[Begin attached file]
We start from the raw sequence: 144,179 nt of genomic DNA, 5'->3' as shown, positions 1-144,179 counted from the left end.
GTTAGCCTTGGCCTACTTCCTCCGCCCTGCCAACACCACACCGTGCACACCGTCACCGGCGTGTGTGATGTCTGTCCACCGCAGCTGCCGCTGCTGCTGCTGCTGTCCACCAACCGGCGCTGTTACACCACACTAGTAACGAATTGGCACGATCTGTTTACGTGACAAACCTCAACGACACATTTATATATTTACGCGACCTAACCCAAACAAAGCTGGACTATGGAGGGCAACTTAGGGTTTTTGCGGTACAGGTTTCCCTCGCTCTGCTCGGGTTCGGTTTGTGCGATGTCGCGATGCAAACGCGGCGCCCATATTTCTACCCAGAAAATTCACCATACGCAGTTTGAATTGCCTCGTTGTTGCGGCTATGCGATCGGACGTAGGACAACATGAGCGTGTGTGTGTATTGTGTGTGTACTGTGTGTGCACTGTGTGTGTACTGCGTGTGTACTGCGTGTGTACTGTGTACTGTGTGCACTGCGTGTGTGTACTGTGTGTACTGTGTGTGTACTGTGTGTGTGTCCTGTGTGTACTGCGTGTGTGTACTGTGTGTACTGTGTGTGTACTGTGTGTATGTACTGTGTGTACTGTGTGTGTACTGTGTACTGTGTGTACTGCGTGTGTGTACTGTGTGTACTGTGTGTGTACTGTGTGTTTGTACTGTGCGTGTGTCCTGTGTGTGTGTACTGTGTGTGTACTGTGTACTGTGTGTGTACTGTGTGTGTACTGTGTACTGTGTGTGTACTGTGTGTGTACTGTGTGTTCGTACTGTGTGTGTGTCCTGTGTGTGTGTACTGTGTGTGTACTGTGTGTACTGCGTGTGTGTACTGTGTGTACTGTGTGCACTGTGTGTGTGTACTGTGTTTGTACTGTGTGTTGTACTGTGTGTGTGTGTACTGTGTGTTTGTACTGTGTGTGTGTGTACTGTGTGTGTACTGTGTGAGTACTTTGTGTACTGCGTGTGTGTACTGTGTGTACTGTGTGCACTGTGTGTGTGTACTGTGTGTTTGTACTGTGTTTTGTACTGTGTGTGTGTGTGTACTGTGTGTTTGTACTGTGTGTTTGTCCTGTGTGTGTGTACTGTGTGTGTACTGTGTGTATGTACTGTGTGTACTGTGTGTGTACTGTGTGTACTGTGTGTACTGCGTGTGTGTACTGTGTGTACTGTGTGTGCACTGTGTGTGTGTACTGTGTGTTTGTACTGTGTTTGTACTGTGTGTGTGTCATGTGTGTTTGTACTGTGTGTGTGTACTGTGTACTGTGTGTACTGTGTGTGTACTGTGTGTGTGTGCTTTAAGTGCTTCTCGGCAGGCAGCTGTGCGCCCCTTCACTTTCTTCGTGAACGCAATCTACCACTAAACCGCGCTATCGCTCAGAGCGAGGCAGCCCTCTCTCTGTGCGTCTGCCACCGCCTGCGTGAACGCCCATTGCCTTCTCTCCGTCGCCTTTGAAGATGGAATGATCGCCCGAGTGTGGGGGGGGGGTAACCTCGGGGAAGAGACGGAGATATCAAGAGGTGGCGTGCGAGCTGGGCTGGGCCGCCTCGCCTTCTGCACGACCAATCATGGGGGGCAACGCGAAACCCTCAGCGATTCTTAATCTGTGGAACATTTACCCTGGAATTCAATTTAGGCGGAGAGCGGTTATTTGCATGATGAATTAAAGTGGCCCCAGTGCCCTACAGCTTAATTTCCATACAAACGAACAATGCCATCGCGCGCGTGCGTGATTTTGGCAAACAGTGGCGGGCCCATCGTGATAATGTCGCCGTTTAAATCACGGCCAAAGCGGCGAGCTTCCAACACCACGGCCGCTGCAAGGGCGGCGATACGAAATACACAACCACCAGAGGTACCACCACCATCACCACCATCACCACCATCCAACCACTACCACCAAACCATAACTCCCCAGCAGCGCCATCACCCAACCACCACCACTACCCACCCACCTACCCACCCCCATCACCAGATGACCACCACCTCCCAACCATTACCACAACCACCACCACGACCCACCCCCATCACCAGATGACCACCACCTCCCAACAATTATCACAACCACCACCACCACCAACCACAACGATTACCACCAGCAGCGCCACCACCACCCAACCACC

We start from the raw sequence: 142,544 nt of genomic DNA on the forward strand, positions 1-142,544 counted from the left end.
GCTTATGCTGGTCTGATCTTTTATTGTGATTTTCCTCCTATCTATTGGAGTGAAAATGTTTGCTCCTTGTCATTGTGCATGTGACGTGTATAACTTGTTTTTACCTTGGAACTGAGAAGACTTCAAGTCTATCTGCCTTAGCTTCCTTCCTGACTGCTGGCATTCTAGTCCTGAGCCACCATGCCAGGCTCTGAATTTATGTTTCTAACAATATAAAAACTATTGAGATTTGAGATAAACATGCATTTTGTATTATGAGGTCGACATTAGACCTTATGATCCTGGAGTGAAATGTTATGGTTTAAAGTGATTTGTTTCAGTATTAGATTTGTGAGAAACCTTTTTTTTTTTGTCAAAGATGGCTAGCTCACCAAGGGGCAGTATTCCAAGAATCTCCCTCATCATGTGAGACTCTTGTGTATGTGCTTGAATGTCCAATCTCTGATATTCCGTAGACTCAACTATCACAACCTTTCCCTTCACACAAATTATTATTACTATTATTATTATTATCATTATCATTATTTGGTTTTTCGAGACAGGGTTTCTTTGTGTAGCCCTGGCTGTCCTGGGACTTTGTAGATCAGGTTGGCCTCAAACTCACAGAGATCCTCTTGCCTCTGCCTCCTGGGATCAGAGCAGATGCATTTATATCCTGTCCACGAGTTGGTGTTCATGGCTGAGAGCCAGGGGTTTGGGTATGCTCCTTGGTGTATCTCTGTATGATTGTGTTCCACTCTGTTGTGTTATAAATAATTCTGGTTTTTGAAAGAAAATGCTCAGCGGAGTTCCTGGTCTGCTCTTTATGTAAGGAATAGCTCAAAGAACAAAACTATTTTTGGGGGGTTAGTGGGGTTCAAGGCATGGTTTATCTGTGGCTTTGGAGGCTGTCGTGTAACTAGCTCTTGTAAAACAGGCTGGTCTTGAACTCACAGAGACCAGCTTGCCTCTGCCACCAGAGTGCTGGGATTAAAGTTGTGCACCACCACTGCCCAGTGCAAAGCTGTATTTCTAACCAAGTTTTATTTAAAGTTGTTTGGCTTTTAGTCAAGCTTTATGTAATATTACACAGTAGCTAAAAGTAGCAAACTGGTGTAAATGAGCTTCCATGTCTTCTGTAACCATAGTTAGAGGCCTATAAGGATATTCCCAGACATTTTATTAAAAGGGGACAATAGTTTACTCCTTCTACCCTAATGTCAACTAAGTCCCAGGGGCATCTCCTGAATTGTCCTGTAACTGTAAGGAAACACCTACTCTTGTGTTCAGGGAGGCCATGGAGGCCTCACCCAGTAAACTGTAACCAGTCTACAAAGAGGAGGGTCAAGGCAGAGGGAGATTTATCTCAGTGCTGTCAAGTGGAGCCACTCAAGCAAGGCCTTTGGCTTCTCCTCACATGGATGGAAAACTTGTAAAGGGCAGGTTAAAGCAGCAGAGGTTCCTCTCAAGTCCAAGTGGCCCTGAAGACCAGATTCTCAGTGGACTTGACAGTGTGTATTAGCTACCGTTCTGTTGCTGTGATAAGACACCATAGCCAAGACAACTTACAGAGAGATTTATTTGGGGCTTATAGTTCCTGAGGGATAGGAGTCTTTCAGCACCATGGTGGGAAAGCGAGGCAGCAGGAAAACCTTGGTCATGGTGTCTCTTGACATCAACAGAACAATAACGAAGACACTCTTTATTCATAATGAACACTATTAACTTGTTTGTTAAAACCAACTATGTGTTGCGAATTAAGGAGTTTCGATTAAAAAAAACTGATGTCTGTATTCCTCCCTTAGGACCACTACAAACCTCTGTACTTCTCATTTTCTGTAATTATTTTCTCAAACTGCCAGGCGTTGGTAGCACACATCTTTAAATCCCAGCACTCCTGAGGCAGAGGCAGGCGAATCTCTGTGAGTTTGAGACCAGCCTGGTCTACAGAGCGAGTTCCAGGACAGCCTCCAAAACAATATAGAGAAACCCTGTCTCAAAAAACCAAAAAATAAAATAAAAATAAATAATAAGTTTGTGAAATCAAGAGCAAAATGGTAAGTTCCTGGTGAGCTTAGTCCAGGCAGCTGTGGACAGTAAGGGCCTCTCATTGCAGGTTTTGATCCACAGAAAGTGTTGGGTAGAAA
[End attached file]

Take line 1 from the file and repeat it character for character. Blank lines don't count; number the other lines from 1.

We start from the raw sequence: 144,179 nt of genomic DNA, 5'->3' as shown, positions 1-144,179 counted from the left end.